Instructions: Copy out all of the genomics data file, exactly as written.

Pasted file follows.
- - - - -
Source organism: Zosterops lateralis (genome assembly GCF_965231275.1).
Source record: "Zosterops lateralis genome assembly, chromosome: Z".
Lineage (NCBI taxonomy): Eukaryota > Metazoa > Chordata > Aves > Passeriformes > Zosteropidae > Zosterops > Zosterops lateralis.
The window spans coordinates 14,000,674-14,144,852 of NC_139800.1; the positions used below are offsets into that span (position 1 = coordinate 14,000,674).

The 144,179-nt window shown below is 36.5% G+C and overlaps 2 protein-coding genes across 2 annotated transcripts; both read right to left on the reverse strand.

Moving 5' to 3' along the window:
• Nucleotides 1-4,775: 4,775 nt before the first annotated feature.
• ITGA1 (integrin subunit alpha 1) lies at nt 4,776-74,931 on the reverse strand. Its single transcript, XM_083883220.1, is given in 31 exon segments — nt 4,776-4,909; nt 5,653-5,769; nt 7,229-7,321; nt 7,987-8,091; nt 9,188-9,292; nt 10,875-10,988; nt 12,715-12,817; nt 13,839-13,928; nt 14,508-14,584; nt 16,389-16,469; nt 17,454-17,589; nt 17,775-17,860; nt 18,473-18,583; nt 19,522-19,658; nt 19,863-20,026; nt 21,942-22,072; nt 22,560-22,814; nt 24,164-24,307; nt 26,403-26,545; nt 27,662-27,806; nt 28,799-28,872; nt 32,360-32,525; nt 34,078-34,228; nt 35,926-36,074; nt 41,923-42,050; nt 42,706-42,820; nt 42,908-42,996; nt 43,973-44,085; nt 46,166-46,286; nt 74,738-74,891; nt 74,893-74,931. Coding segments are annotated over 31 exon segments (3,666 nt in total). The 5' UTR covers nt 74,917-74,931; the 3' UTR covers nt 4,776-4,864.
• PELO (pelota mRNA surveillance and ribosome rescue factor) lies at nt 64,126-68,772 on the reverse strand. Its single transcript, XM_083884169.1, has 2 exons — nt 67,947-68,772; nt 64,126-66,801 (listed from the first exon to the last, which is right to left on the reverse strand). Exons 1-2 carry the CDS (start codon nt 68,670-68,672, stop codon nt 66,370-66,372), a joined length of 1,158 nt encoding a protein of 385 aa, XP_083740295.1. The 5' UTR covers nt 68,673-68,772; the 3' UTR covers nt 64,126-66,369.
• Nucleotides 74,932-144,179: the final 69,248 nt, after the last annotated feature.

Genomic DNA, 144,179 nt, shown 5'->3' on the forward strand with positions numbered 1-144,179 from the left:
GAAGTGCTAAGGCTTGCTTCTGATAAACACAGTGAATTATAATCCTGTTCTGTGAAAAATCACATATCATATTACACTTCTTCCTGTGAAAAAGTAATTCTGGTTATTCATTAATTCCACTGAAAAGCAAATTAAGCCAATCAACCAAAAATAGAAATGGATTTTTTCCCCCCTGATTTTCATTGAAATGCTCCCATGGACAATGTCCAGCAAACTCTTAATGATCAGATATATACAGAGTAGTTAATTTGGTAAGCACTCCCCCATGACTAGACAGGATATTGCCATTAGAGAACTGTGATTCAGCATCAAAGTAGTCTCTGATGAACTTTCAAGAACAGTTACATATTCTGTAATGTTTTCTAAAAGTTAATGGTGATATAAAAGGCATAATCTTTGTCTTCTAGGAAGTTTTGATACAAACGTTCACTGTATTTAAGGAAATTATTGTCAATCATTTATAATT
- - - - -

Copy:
Source organism: Zosterops lateralis (genome assembly GCF_965231275.1).
Source record: "Zosterops lateralis genome assembly, chromosome: Z".
Lineage (NCBI taxonomy): Eukaryota > Metazoa > Chordata > Aves > Passeriformes > Zosteropidae > Zosterops > Zosterops lateralis.
The window spans coordinates 14,000,674-14,144,852 of NC_139800.1; the positions used below are offsets into that span (position 1 = coordinate 14,000,674).

The 144,179-nt window shown below is 36.5% G+C and overlaps 2 protein-coding genes across 2 annotated transcripts; both read right to left on the reverse strand.

Moving 5' to 3' along the window:
• Nucleotides 1-4,775: 4,775 nt before the first annotated feature.
• ITGA1 (integrin subunit alpha 1) lies at nt 4,776-74,931 on the reverse strand. Its single transcript, XM_083883220.1, is given in 31 exon segments — nt 4,776-4,909; nt 5,653-5,769; nt 7,229-7,321; nt 7,987-8,091; nt 9,188-9,292; nt 10,875-10,988; nt 12,715-12,817; nt 13,839-13,928; nt 14,508-14,584; nt 16,389-16,469; nt 17,454-17,589; nt 17,775-17,860; nt 18,473-18,583; nt 19,522-19,658; nt 19,863-20,026; nt 21,942-22,072; nt 22,560-22,814; nt 24,164-24,307; nt 26,403-26,545; nt 27,662-27,806; nt 28,799-28,872; nt 32,360-32,525; nt 34,078-34,228; nt 35,926-36,074; nt 41,923-42,050; nt 42,706-42,820; nt 42,908-42,996; nt 43,973-44,085; nt 46,166-46,286; nt 74,738-74,891; nt 74,893-74,931. Coding segments are annotated over 31 exon segments (3,666 nt in total). The 5' UTR covers nt 74,917-74,931; the 3' UTR covers nt 4,776-4,864.
• PELO (pelota mRNA surveillance and ribosome rescue factor) lies at nt 64,126-68,772 on the reverse strand. Its single transcript, XM_083884169.1, has 2 exons — nt 67,947-68,772; nt 64,126-66,801 (listed from the first exon to the last, which is right to left on the reverse strand). Exons 1-2 carry the CDS (start codon nt 68,670-68,672, stop codon nt 66,370-66,372), a joined length of 1,158 nt encoding a protein of 385 aa, XP_083740295.1. The 5' UTR covers nt 68,673-68,772; the 3' UTR covers nt 64,126-66,369.
• Nucleotides 74,932-144,179: the final 69,248 nt, after the last annotated feature.

Genomic DNA, 144,179 nt, shown 5'->3' on the forward strand with positions numbered 1-144,179 from the left:
GAAGTGCTAAGGCTTGCTTCTGATAAACACAGTGAATTATAATCCTGTTCTGTGAAAAATCACATATCATATTACACTTCTTCCTGTGAAAAAGTAATTCTGGTTATTCATTAATTCCACTGAAAAGCAAATTAAGCCAATCAACCAAAAATAGAAATGGATTTTTTCCCCCCTGATTTTCATTGAAATGCTCCCATGGACAATGTCCAGCAAACTCTTAATGATCAGATATATACAGAGTAGTTAATTTGGTAAGCACTCCCCCATGACTAGACAGGATATTGCCATTAGAGAACTGTGATTCAGCATCAAAGTAGTCTCTGATGAACTTTCAAGAACAGTTACATATTCTGTAATGTTTTCTAAAAGTTAATGGTGATATAAAAGGCATAATCTTTGTCTTCTAGGAAGTTTTGATACAAACGTTCACTGTATTTAAGGAAATTATTGTCAATCATTTATAATT